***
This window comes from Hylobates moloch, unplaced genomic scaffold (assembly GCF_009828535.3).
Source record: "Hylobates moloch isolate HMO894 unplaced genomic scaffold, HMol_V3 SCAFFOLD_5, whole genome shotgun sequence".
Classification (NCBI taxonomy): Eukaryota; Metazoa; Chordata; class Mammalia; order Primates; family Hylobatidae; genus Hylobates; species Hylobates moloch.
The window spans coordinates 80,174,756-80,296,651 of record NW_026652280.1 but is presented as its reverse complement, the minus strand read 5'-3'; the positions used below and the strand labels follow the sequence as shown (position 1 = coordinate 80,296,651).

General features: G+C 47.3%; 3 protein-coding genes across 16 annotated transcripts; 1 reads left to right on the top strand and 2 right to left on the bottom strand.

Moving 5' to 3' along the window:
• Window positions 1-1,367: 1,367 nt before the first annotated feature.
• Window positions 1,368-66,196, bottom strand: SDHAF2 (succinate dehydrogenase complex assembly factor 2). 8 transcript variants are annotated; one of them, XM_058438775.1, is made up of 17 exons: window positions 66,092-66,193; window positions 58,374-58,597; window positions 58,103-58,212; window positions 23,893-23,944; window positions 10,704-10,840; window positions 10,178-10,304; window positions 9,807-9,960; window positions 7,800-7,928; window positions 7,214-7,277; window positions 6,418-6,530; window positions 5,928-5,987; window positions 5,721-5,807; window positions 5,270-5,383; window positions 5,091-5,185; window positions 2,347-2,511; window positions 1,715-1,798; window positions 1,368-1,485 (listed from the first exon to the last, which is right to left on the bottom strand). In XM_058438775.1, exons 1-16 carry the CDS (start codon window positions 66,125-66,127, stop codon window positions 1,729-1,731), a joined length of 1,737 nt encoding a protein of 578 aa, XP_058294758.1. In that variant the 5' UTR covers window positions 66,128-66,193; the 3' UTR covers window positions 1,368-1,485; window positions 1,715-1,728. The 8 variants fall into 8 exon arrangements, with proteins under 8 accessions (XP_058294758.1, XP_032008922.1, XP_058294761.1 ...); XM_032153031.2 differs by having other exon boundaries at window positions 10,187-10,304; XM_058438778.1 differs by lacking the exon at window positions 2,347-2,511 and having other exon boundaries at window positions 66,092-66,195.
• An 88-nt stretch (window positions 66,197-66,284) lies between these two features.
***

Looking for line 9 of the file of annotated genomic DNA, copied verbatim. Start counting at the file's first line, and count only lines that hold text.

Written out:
• An 88-nt stretch (window positions 66,197-66,284) lies between these two features.